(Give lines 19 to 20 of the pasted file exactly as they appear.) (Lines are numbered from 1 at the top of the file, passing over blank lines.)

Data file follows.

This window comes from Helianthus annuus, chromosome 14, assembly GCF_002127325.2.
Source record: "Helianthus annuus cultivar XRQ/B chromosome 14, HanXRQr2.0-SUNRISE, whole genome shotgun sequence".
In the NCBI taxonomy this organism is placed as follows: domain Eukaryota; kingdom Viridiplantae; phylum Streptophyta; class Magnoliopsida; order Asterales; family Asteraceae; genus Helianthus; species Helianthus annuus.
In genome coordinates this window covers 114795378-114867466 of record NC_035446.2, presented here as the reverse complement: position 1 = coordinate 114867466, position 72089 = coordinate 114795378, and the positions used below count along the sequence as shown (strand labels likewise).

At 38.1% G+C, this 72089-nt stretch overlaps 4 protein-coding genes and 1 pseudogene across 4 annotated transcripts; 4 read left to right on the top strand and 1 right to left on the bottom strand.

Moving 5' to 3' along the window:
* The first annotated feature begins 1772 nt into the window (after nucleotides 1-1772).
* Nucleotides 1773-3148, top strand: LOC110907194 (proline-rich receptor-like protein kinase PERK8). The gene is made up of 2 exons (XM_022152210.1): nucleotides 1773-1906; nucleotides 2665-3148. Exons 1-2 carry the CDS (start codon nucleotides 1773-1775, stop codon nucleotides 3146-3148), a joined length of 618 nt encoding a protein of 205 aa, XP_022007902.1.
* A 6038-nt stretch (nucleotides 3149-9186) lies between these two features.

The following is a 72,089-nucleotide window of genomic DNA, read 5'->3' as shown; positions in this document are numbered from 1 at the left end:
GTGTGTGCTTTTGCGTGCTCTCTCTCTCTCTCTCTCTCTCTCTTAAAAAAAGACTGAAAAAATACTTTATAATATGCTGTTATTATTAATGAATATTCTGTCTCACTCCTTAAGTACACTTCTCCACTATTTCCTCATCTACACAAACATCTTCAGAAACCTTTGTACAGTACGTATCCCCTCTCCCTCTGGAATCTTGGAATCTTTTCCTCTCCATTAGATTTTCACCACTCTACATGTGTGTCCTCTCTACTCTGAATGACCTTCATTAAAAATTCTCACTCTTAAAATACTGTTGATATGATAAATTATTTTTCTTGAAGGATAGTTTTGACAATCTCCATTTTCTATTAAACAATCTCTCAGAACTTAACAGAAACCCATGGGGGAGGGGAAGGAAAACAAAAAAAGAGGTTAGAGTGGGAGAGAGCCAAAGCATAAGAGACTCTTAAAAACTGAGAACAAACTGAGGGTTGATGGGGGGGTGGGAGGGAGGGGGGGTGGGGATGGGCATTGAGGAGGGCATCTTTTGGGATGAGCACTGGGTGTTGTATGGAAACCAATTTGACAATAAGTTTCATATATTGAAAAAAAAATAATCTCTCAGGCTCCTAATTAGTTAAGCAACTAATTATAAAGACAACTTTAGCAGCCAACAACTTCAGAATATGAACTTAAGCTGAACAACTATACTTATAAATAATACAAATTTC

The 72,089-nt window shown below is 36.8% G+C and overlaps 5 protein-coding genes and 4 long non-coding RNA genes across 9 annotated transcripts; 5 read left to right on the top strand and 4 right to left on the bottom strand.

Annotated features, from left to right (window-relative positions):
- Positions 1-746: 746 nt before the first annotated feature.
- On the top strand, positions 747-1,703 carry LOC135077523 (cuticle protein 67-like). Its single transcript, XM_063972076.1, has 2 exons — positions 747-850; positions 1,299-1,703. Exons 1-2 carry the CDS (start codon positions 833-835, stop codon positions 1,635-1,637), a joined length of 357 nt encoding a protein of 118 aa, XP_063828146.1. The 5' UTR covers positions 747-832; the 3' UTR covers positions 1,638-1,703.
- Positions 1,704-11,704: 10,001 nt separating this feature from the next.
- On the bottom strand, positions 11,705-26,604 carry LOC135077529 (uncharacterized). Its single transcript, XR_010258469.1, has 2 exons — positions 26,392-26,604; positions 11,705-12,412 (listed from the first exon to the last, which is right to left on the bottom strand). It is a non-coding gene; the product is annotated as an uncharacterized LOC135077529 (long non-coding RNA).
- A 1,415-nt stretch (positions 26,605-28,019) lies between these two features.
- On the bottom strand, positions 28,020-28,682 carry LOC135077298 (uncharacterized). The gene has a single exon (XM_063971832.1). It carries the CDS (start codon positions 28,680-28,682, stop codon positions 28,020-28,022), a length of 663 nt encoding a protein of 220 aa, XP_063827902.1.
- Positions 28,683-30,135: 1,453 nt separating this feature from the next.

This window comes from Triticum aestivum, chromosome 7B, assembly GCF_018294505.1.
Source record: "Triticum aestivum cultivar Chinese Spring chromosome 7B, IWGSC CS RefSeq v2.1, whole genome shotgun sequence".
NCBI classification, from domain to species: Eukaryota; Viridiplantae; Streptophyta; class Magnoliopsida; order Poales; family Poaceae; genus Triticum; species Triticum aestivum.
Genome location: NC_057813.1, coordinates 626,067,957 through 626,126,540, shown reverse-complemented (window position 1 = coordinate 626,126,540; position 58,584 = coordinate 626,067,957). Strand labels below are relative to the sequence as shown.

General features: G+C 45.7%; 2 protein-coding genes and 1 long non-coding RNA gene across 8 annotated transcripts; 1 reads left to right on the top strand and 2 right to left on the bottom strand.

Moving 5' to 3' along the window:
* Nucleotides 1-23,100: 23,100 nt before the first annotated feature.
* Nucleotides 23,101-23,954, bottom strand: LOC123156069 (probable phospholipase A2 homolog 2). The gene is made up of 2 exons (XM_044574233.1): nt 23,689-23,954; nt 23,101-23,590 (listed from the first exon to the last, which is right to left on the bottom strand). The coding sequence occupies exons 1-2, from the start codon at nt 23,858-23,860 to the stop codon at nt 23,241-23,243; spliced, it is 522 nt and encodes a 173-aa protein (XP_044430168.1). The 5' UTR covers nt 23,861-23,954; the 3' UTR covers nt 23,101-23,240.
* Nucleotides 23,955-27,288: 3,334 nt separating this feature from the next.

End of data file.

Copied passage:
- On the bottom strand, positions 28,020-28,682 carry LOC135077298 (uncharacterized). The gene has a single exon (XM_063971832.1). It carries the CDS (start codon positions 28,680-28,682, stop codon positions 28,020-28,022), a length of 663 nt encoding a protein of 220 aa, XP_063827902.1.
- Positions 28,683-30,135: 1,453 nt separating this feature from the next.